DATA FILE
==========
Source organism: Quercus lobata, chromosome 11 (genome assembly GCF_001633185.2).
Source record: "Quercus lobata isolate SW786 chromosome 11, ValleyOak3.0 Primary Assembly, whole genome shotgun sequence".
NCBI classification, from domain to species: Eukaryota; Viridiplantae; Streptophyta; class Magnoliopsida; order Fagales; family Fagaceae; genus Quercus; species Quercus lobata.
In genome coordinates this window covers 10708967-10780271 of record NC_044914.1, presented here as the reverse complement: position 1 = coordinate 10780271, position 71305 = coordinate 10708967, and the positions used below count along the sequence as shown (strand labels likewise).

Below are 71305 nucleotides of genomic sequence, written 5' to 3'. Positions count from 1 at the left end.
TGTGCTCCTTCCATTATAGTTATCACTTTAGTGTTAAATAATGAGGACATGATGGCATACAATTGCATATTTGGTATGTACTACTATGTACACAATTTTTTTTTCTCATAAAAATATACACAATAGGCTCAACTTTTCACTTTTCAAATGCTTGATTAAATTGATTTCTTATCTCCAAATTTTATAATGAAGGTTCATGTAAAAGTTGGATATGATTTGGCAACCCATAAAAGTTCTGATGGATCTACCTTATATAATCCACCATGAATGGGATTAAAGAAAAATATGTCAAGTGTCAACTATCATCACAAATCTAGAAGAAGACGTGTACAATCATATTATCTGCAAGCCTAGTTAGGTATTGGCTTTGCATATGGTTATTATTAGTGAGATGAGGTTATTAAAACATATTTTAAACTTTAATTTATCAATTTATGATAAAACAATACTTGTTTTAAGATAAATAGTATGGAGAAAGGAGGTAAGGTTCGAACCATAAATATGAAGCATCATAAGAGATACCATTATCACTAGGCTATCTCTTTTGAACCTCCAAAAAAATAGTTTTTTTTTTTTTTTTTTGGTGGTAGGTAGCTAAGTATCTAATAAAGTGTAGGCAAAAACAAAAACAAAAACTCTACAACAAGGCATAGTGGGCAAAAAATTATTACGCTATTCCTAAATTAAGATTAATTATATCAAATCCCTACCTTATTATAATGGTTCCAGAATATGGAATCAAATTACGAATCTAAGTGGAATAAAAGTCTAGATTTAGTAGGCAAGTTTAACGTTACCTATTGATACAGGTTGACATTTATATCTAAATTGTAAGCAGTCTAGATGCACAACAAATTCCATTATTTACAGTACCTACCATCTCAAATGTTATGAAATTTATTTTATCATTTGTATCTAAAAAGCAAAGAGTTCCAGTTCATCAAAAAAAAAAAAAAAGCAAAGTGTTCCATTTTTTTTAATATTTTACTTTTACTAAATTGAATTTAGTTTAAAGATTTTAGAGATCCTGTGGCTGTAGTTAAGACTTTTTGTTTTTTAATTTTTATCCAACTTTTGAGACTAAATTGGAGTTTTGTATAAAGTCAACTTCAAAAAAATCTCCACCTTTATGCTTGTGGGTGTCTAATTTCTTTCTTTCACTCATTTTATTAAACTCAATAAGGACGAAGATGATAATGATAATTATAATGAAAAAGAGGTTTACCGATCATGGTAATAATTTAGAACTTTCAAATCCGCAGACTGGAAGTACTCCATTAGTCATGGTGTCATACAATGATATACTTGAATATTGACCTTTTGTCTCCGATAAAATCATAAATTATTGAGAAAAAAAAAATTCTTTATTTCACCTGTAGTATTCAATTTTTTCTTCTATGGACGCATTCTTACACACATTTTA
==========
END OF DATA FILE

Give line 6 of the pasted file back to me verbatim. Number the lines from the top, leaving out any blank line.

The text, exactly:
TGTGCTCCTTCCATTATAGTTATCACTTTAGTGTTAAATAATGAGGACATGATGGCATACAATTGCATATTTGGTATGTACTACTATGTACACAATTTTTTTTTCTCATAAAAATATACACAATAGGCTCAACTTTTCACTTTTCAAATGCTTGATTAAATTGATTTCTTATCTCCAAATTTTATAATGAAGGTTCATGTAAAAGTTGGATATGATTTGGCAACCCATAAAAGTTCTGATGGATCTACCTTATATAATCCACCATGAATGGGATTAAAGAAAAATATGTCAAGTGTCAACTATCATCACAAATCTAGAAGAAGACGTGTACAATCATATTATCTGCAAGCCTAGTTAGGTATTGGCTTTGCATATGGTTATTATTAGTGAGATGAGGTTATTAAAACATATTTTAAACTTTAATTTATCAATTTATGATAAAACAATACTTGTTTTAAGATAAATAGTATGGAGAAAGGAGGTAAGGTTCGAACCATAAATATGAAGCATCATAAGAGATACCATTATCACTAGGCTATCTCTTTTGAACCTCCAAAAAAATAGTTTTTTTTTTTTTTTTTTGGTGGTAGGTAGCTAAGTATCTAATAAAGTGTAGGCAAAAACAAAAACAAAAACTCTACAACAAGGCATAGTGGGCAAAAAATTATTACGCTATTCCTAAATTAAGATTAATTATATCAAATCCCTACCTTATTATAATGGTTCCAGAATATGGAATCAAATTACGAATCTAAGTGGAATAAAAGTCTAGATTTAGTAGGCAAGTTTAACGTTACCTATTGATACAGGTTGACATTTATATCTAAATTGTAAGCAGTCTAGATGCACAACAAATTCCATTATTTACAGTACCTACCATCTCAAATGTTATGAAATTTATTTTATCATTTGTATCTAAAAAGCAAAGAGTTCCAGTTCATCAAAAAAAAAAAAAAAGCAAAGTGTTCCATTTTTTTTAATATTTTACTTTTACTAAATTGAATTTAGTTTAAAGATTTTAGAGATCCTGTGGCTGTAGTTAAGACTTTTTGTTTTTTAATTTTTATCCAACTTTTGAGACTAAATTGGAGTTTTGTATAAAGTCAACTTCAAAAAAATCTCCACCTTTATGCTTGTGGGTGTCTAATTTCTTTCTTTCACTCATTTTATTAAACTCAATAAGGACGAAGATGATAATGATAATTATAATGAAAAAGAGGTTTACCGATCATGGTAATAATTTAGAACTTTCAAATCCGCAGACTGGAAGTACTCCATTAGTCATGGTGTCATACAATGATATACTTGAATATTGACCTTTTGTCTCCGATAAAATCATAAATTATTGAGAAAAAAAAAATTCTTTATTTCACCTGTAGTATTCAATTTTTTCTTCTATGGACGCATTCTTACACACATTTTA